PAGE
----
First Person: Surviving Bali’s COVID tourism crash
Dekha Dewandana ran a thriving ‘homestay’ tourism property in Bali, and received UN-supported training which has helped him to maintain a high standard of hospitality. When COVID-19 hit Indonesia, his business was pushed to the verge of collapse and, after a bruising two-year period, it’s now slowly recovering.
“When my parents passed away, I followed their wish for me to take care of our family home in Sudaji Village.
At that time, the village was already known as a tourism destination thanks to its cultural traditions and scenery and, in 2014 I started to realise my dream to develop homestays, where tourists stay with local families, in my village.
I was fully confident that I could succeed, based on my tourism and hotel background. I observed the operations of homestays and learnt how to transform my house into one.Putu Sayoga for ILOA bungalow at Esa di Kubu Homestay in Sudaji Village, Buleleng, Bali, Indonesia.
It was a success; my homestay, Esa di Kubu, was chosen by the Bali Tourism Office to represent Sudaju Village in a national tourism award, and was awarded second prize.
Afterwards, the Bali Tourism Office recommended that I take part in the International Labour Organisation’s Sustaining Competitive and Responsible Enterprises (SCORE) hospitality coaching programme.
The programme helped us to ensure that our facilities and equipment reached accepted ASEAN (Association of Southeast Asian Nations) regional standards. We learnt about professional bedding, toiletries, food presentation, guest services and so forth. Every month, the trainer would coach us, and evaluate our progress.
The training also taught us the importance of digitalization and digital marketing, and I began promoting my homestay online. As a result, sales and visitor numbers increased, and I received high ratings on online tourism platforms.Putu Sayoga for ILODekha Dewandana makes a bed at Esa di Kubu Homestay in Sudaji Village, Buleleng, Bali, Indonesia.
‘We were all panicked and worried’
Then, at the end of 2019, COVID-19 hit. From January 2020, foreign guests began cancelling, and by March, when the Indonesian government declared a pandemic in the country, we had only five guests left, all of whom had found themselves trapped in Bali.
At the beginning of the pandemic, we received health protocol training from the ILO: we were taught how to protect ourselves by observing measures such as maintaining physical distance, using masks, and washing our hands. We maintained the protocols with the trapped guests, who continued to stay while finding ways to be repatriated.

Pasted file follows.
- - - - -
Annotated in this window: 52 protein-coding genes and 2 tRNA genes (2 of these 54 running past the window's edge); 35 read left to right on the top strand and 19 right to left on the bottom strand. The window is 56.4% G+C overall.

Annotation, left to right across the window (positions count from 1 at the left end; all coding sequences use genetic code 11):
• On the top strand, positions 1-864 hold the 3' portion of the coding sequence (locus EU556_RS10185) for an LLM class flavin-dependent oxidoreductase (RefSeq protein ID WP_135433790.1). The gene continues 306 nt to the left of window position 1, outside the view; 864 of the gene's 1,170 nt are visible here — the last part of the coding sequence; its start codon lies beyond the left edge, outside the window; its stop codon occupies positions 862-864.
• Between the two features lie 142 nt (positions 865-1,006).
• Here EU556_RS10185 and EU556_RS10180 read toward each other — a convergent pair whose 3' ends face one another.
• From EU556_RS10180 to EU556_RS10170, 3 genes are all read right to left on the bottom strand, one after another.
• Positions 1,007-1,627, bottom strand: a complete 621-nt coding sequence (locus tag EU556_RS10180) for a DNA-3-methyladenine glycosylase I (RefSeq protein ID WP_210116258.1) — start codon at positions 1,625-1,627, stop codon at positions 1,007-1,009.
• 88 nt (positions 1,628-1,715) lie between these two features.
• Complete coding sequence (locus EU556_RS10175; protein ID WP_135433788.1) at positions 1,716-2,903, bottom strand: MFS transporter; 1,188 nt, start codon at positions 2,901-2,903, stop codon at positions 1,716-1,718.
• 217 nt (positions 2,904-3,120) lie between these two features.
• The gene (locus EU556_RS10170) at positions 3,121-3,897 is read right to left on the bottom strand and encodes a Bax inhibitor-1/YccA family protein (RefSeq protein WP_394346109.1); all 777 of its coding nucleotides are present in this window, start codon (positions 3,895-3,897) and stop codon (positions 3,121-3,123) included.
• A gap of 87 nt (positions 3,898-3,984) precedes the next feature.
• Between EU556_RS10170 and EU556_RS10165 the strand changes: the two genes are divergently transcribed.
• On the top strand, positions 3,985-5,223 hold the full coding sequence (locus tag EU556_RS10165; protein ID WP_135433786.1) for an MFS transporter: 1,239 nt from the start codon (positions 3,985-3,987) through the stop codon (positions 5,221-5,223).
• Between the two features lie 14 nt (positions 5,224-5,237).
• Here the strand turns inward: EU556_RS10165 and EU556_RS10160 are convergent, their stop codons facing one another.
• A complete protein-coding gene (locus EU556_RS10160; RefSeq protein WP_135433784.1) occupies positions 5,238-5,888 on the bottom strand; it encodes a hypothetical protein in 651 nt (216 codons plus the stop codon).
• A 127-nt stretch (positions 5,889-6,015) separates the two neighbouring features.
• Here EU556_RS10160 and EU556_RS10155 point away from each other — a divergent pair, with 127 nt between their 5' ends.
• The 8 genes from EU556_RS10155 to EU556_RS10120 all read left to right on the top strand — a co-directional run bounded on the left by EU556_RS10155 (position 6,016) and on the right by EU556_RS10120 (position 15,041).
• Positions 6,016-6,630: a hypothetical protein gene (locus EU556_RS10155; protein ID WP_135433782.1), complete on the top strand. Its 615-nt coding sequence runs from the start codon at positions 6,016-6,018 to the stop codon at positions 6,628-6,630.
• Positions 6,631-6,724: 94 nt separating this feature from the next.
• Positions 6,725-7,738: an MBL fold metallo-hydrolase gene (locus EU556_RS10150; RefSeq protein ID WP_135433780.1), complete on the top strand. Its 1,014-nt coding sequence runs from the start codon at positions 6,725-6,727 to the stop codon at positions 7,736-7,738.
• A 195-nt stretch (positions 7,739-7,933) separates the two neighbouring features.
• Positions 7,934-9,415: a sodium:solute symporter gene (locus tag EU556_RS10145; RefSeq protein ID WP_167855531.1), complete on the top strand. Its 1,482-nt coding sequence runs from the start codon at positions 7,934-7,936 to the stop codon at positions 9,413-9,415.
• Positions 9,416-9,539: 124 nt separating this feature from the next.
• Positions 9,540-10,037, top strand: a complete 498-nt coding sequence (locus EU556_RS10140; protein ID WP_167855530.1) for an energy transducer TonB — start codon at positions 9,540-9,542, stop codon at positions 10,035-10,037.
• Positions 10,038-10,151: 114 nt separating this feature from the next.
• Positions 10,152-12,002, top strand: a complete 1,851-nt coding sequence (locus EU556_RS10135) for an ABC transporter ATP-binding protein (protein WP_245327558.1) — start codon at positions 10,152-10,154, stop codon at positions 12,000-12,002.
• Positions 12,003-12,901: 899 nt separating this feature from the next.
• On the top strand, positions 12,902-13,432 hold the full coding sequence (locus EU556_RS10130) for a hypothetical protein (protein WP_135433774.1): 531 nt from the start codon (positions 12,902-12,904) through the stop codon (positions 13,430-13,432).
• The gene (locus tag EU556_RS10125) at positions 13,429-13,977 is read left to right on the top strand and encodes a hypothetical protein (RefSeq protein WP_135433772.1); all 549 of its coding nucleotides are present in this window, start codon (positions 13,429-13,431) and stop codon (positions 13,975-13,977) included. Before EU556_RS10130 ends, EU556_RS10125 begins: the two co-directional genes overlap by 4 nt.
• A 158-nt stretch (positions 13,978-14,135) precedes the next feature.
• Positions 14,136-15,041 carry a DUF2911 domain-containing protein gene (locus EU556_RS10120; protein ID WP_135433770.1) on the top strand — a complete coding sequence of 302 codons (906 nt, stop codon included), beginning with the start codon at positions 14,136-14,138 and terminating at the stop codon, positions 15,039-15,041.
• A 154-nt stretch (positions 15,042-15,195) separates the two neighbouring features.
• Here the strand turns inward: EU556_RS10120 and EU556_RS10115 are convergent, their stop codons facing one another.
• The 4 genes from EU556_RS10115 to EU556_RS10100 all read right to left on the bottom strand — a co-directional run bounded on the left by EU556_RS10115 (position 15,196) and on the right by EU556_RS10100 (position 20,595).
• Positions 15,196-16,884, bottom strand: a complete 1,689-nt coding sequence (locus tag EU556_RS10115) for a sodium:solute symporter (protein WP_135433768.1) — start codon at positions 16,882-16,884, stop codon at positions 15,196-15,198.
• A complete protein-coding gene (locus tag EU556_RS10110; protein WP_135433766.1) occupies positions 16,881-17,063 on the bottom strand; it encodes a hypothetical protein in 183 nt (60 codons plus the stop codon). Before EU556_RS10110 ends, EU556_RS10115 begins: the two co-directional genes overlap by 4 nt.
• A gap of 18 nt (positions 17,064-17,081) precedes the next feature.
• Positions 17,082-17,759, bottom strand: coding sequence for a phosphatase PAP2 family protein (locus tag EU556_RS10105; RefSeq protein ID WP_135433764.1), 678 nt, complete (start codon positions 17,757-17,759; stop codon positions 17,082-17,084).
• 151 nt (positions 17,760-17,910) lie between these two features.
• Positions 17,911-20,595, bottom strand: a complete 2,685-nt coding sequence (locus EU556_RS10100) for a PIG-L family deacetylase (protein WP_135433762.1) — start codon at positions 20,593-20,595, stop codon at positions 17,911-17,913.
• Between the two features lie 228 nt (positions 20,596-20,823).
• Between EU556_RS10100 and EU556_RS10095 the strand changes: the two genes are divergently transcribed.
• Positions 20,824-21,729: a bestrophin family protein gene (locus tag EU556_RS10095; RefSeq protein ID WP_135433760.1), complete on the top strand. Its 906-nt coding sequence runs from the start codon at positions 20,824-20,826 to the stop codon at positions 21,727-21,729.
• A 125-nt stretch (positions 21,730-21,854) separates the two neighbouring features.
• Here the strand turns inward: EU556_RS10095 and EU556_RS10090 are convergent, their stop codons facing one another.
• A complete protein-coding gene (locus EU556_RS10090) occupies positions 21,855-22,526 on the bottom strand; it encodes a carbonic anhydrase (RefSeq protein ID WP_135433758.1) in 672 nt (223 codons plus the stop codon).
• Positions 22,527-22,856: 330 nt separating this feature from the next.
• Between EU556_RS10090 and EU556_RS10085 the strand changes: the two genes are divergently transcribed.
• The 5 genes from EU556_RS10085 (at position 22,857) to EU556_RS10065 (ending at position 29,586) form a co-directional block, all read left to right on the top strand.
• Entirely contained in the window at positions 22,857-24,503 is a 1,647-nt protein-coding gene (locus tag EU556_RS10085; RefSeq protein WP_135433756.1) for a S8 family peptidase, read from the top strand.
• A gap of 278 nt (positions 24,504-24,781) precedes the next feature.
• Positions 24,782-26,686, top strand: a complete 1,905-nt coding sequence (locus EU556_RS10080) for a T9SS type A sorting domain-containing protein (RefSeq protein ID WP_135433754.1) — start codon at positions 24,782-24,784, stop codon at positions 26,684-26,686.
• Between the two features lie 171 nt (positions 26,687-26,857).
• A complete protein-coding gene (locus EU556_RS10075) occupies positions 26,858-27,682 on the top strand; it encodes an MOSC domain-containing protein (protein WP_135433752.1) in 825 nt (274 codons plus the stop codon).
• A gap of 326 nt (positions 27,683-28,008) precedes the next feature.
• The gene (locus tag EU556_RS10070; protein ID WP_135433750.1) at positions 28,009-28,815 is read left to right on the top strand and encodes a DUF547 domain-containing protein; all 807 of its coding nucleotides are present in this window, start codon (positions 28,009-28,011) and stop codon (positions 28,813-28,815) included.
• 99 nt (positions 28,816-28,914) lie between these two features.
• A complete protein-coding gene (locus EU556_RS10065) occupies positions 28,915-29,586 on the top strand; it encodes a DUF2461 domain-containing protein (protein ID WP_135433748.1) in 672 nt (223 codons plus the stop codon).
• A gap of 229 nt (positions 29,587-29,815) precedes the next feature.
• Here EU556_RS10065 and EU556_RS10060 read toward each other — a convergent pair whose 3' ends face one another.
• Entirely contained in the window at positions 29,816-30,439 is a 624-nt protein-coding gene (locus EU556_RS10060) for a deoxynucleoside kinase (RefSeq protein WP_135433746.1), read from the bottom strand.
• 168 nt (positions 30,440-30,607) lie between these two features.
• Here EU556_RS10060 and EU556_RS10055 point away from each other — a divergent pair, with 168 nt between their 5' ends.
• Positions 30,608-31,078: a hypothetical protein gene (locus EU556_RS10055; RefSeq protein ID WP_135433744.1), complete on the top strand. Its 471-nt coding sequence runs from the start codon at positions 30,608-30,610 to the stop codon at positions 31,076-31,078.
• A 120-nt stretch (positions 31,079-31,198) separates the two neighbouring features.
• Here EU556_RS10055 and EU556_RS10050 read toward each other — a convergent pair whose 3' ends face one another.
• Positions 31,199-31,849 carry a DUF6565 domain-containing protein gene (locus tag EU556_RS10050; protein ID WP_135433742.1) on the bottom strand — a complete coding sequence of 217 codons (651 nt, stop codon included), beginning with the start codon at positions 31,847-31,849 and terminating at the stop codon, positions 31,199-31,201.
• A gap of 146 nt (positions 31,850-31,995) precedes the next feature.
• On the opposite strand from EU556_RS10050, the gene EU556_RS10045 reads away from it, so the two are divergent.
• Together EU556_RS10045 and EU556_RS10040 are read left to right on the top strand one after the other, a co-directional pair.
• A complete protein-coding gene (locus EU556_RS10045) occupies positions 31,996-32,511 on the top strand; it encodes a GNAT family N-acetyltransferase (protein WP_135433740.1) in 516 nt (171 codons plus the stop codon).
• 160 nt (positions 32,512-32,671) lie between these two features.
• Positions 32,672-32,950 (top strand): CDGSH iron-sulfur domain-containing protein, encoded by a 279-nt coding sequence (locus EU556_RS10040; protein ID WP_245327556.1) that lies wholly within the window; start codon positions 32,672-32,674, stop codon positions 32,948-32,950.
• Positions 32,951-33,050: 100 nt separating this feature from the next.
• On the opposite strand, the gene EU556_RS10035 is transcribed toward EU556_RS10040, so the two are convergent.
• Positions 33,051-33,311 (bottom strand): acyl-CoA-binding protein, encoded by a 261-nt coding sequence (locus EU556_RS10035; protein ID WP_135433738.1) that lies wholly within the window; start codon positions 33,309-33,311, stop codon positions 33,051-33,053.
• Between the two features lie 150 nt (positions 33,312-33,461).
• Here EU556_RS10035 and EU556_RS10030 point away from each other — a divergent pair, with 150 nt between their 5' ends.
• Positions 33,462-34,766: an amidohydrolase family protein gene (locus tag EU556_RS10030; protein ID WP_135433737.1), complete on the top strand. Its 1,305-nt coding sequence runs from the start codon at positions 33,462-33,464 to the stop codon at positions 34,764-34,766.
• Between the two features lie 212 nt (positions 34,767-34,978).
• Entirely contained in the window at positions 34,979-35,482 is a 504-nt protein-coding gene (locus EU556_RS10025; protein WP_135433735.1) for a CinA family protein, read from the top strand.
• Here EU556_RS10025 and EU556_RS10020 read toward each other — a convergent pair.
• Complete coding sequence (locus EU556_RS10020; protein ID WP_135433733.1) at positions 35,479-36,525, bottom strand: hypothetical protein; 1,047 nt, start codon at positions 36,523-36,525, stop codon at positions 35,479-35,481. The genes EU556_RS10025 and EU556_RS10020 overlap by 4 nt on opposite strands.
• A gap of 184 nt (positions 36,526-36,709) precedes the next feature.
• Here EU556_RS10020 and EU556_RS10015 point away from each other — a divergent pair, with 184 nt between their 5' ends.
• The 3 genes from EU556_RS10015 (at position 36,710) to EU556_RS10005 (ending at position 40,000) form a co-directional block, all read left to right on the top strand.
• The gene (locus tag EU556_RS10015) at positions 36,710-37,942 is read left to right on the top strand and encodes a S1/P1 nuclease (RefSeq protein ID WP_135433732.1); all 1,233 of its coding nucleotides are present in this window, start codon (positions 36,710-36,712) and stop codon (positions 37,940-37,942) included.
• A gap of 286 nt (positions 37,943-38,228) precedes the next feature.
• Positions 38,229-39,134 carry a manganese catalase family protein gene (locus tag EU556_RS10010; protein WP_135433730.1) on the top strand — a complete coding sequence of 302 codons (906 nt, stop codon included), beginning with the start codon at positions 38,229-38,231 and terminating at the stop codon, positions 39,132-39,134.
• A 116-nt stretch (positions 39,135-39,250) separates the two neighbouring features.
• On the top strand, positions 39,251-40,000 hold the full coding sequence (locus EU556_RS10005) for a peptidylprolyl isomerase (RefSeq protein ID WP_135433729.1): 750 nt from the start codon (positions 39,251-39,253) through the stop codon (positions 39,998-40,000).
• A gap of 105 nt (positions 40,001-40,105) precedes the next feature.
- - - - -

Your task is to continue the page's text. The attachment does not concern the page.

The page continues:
Due to the global and national lockdown and mobility restrictions we had no guests and no income. We were all panicked and worried. I used my savings to buy daily needs, particularly food: I bought as much rice and instant noodles as possible, because the stores and markets were closed down.
I was contacted by my former overseas guests, asking about my condition and offering some help, which I felt grateful for. Their support helped my family to survive until the end of the 2020.
The first seven months of 2021 were the most difficult. We were planting vegetables to survive, but my fellow villagers and I barely ate during that period, and I began to lose hope.Putu Sayoga for ILODekha Dewandana and his wife greet their guests with traditional turmeric drink at Esa di Kubu Homestay in Sudaji Village, Buleleng, Bali, Indonesia.
‘My homestay has become alive again’
Eventually, conditions improved, restrictions were lifted, and we received assistance from the government. I never forgot about my homestay dream during this period, during which I repainted and fixed up the house.
Foreign visitors began to return, and in January 2022 I received a group of tourists from Denmark and Switzerland.
I’m glad that my homestay has become alive again.
As well as running my business, I am one of the founders of Sudaji Homestay, a group for homestay owners who have completed the ILO hospitality coaching programme.
Not all the homestay owners can speak English or have an understanding about marketing and digital marketing, and the group is there to share knowledge, and help members to maintain standards for their homestays.
I share my skills and knowledge so that we can continue to maintain our reputation as one of Indonesia’s leading tourism village, so that my fellow villagers do not have to find jobs elsewhere.”Putu Sayoga for ILODekha Dewandana arrange words with flowers at Esa di Kubu Homestay in Sudaji Village, Buleleng, Bali, Indonesia. ,
Supporting the tourism industry at the ILO
- Dekha Dewandana is a beneficiary of ILO’s SCORE HoCo Programme, a programme sponsored by the Swiss Government. It is an ILO global programme that improves productivity and working conditions in small and medium enterprises (SMEs).
- The tourism sector is a major driver of economic growth, enterprise development and job creation, particularly for women, youth, migrant workers and local communities.
- Tourism was one of the industries hardest hit by the COVID-19 pandemic. Its impact on enterprises, especially micro, small and medium-sized enterprises (MSMEs), is unprecedented.
Visit UN News for more.